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Habitat for Humanity asks city to further delay its payment of $437,000 in development charges

Development charges are usually due at the beginning of a project. Habitat for Humanity is asking to pay the charge once the project is complete and its primary lender has been paid
20181115 Habitat for Humanity Cityview Village KA
Phases 1 and 2 of Cityview Village are nearing completion. Habitat for Humanity is asking the city to further delay payment of development charges for the project. Kenneth Armstrong/GuelphToday

As construction of the initial phases of Cityview Village are coming to a close, Guelph City Council will decide on Monday if it will allow Habitat for Humanity to defer almost half a million dollars in development charges until the entire project is paid for.

Cityview Village is a three-phase townhouse project spearheaded by Habitat for Humanity Wellington Dufferin Guelph that will eventually make 28 units available through the non-profit organization and its partners.

Keys for some of the first units in Phases 1 and 2 will be handed over to their new owners as early as next month, said Steve Howard, CEO of Habitat for Humanity Wellington Dufferin Guelph.

In April of 2017 city council agreed to postpone Habitat for Humanity’s payment of  $437,420 in development charges into two payments due by July 19, 2020 and Nov. 23, 2020.

Habitat for Humanity is now asking for the city to enter into a Subordination and Postponement Agreement, allowing those development charges to be repaid once the entire project is complete and its primary lender has been repaid.

“We have signed a promissory note to the city,” said Howard. “But to complete the project we are taking out a construction loan with Van City Community Investment Bank.”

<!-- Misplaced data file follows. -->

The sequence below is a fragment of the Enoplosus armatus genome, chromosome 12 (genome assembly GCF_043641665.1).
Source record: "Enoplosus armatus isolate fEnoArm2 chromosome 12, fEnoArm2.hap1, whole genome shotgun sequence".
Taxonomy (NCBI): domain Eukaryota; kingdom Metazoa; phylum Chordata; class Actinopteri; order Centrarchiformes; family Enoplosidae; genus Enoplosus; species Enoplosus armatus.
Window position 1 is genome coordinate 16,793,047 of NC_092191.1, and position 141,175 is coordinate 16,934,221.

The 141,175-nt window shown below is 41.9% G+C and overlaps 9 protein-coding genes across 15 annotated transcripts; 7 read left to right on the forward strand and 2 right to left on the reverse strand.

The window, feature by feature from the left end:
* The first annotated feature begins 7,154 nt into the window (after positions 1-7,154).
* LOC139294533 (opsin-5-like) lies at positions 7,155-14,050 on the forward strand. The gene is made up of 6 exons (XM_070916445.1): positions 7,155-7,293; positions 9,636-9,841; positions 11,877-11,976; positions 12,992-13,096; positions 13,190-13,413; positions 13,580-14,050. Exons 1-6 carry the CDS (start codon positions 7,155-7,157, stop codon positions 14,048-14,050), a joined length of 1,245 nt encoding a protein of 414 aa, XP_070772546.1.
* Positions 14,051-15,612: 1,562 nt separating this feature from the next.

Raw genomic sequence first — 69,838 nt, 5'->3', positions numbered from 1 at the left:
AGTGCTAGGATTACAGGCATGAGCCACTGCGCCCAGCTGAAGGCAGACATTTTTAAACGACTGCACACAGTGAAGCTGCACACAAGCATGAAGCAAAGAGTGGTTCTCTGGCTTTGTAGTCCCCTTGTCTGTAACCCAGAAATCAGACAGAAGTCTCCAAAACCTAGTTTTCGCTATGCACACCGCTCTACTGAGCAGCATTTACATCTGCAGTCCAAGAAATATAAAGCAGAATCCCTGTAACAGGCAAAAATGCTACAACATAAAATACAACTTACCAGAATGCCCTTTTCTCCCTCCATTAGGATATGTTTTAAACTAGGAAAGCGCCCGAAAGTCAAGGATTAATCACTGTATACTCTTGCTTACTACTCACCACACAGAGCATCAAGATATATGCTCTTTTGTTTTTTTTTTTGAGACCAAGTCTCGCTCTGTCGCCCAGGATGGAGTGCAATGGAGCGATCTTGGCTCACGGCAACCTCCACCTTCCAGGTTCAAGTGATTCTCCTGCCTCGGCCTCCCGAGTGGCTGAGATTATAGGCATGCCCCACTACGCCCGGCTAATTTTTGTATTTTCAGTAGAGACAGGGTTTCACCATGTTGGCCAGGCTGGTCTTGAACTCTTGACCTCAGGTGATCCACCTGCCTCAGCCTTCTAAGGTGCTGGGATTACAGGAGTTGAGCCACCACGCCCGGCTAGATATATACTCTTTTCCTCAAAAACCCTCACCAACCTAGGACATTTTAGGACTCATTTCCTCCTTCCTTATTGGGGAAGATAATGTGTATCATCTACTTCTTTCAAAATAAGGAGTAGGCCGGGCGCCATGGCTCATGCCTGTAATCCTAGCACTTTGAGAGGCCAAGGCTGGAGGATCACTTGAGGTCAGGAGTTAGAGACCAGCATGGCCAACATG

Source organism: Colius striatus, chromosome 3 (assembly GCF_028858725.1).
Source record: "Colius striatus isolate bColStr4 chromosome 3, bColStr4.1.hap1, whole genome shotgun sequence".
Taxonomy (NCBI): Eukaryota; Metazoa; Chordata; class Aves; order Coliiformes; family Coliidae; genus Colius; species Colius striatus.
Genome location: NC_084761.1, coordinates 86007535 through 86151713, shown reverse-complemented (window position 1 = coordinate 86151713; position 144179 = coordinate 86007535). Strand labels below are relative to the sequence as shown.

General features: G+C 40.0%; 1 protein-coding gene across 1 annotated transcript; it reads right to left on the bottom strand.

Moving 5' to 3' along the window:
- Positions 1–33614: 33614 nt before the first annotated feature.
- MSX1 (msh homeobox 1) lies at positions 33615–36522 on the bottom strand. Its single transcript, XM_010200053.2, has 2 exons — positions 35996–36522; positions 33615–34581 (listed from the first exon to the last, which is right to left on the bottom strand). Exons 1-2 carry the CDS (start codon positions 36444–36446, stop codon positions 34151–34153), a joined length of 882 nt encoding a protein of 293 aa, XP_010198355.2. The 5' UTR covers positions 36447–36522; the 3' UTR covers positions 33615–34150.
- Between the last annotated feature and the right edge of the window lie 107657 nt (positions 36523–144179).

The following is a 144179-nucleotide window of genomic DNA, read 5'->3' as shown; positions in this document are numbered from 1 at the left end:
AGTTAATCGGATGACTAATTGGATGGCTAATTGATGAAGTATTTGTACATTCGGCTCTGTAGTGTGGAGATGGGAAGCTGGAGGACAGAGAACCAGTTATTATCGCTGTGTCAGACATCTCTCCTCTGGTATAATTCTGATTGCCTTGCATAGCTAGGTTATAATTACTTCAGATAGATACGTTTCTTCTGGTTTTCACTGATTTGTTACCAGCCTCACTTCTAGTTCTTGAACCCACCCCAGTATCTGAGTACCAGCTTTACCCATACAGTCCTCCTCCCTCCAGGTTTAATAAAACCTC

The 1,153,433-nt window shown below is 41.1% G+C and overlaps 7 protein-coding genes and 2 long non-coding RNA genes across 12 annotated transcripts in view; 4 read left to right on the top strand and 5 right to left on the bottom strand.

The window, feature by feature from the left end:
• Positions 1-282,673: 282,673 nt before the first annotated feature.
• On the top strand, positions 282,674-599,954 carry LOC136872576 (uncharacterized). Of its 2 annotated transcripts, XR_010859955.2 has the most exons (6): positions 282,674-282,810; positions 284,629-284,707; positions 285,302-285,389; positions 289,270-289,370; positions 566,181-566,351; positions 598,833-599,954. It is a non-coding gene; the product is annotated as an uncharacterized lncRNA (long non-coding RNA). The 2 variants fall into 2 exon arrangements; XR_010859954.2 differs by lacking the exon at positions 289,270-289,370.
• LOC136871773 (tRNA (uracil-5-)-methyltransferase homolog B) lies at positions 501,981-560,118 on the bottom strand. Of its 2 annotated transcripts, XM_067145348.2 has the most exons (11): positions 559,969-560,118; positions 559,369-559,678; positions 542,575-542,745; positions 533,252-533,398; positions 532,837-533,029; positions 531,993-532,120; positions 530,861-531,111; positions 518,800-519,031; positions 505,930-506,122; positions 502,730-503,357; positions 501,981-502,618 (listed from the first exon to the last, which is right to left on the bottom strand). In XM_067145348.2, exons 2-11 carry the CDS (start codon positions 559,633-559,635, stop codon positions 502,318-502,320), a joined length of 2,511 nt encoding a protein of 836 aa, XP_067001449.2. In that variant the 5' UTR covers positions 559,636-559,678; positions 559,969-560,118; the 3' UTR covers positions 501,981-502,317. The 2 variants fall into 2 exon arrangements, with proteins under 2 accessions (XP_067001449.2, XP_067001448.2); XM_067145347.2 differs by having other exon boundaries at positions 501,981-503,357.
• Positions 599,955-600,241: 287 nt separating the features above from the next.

The new $3.46 million construction loan will pay off the small mortgage Habitat took on to begin the project and will allow funds to be available for the project to be completed.

“This construction financing we are putting in is actually to recover some of the costs we have already put into the project and to allow us to finish the first two phases,” said Howard.

Phase 1 includes 12 units, while Phase 2 will have eight units.

In spring of 2019, Habitat for Humanity will begin construction of the third phase, which will include an additional eight units.

“While we use our fundraising and ReStore to get the buildings in place, then we put the mortgages on with the families that come in, we leverage against the stem of income that will come from that and then we take those funds and plow them into the next project — that’s the Habitat model and it’s quite a beautiful one,” said Howard.

The city of Guelph has identified a priority to increase the amount of affordable housing supply in the city, said Trevor Lee, the city’s deputy CAO overseeing Corporate Services.

City staff are recommending that council approve that the development charges would be paid at the end of the repayment strategy to Habitat for Humanity’s primary lender. 

In most cases, development charges are due at the time a building permit is issued — not at the completion of the project.

The staff recommendation weighs the needs of the community and the city’s affordable housing strategy against the $437,420 bill that Habitat for Humanity will eventually have to pay.

“I think many (councillors) will have the affordable housing strategy in their minds when they are making the decision,” said Lee.

Entering into a Subordination and Postponement Agreement with Habitat for Humanity will expose the city to increased risk, said a report to council. Any amount not collected from Habitat for Humanity would be transferred from the city’s $973,500 affordable housing reserve to compensate for the lost revenue.

Howard said in the past the city has supported previous builds by forgiving some or all of the development charge.

“Because there were 28 homes in this project that was just too big a chunk for them commit to, which seems fair and reasonable to me,” said Howard. “It would be a pretty significant hit for the city to take that loss, so I think this was their accommodation.”

He added, “by the time we we are due to pay these funds we are hoping there will be something in place to help defray the repayment, but we’re not counting on it.”


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Kenneth Armstrong

About the Author: Kenneth Armstrong

Kenneth Armstrong is a news reporter and photojournalist who regularly covers municipal government, business and politics and photographs events, sports and features.
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